Secondly, on US support, the Americans have made it clear that they do not feel that they are suited to this role. Is the Secretary of State confident that the US is fully committed to supporting and sustaining, and if necessary to protecting, multinational forces in Afghanistan? Another former Chief of the Defence Staff, Lord Inge, warned the Government on Monday:

Who else but the Americans can provide the heavy lift, mobility, air cover, surveillance and the necessary logistical support for any sustained military engagements, and the means of extraction in case of an emergency?

Will the United States have no command role at all? That is a surprise. Is the entire operation to be run from UK permanent joint headquarters? What experience does the PJHQ have in such a large multinational planning role?

Thirdly, on the objectives, Lord Inge remarked:

The present Chief of the Defence Staff has described how we could

I am grateful for the assurance given by the Secretary of State that the deployment is not intended to extend beyond three months. However, Bosnia was meant to be a short-term deployment, and years later we still have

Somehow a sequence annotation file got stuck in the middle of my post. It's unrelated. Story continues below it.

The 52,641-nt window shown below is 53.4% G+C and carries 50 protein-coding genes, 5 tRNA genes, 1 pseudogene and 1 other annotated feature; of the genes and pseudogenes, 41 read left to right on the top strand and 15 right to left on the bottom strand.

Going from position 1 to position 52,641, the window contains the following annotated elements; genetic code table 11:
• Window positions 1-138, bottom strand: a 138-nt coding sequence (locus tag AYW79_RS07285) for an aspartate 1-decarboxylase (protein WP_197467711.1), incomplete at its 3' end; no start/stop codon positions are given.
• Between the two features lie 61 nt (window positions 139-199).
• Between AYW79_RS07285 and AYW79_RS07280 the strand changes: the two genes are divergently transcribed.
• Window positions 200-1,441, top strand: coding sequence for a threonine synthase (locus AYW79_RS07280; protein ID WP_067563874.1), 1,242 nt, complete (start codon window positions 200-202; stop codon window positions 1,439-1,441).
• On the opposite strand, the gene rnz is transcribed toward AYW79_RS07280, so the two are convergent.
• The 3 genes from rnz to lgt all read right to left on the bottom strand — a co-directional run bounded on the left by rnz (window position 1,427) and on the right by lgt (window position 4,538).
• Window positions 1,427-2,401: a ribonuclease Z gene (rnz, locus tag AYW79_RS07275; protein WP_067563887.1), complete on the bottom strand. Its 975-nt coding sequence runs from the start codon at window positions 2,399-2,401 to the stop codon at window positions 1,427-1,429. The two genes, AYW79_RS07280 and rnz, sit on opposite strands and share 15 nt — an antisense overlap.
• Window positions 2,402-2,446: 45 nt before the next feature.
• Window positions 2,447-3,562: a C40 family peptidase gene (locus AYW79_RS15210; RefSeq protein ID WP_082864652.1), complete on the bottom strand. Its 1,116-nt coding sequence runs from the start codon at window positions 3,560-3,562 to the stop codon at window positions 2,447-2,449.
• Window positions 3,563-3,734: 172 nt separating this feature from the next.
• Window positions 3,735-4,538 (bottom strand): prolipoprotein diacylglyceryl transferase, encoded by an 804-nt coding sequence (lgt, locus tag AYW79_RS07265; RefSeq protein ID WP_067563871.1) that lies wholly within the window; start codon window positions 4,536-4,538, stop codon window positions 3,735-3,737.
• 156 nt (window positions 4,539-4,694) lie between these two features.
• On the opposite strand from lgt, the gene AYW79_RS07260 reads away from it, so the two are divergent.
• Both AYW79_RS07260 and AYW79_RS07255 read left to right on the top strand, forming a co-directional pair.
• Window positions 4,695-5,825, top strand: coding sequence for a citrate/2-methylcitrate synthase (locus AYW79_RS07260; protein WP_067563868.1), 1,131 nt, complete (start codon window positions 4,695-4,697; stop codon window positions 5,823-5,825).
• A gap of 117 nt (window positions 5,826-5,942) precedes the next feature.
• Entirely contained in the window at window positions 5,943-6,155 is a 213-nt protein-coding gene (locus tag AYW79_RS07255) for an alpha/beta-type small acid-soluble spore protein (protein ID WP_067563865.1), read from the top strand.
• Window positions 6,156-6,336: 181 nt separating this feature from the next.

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thousands of troops there. Sierra Leone was meant to be "over in a month", according to the then Foreign Secretary. Yesterday we learned in a written answer that British troops will be there beyond two years.

Fourthly, on the funding for the deployment, the most recently retired Chief of the Defence Staff, Lord Guthrie, said:

Last week, the Chief of the Defence Staff commented starkly:

a point unanimously reinforced by the Select Committee report that came out this week.

Will the Secretary of State confirm that the £100 million allocated for the cost of Operation Veritas is less than his Department's underspend at the end of last year, which he was forced to surrender to the Treasury? When will he and the Prime Minister succeed in addressing the question of defence spending, which is running at £1 billion a year in real terms below the levels that they inherited five years ago, alongside considerably more deployed and more operational armed forces than they inherited?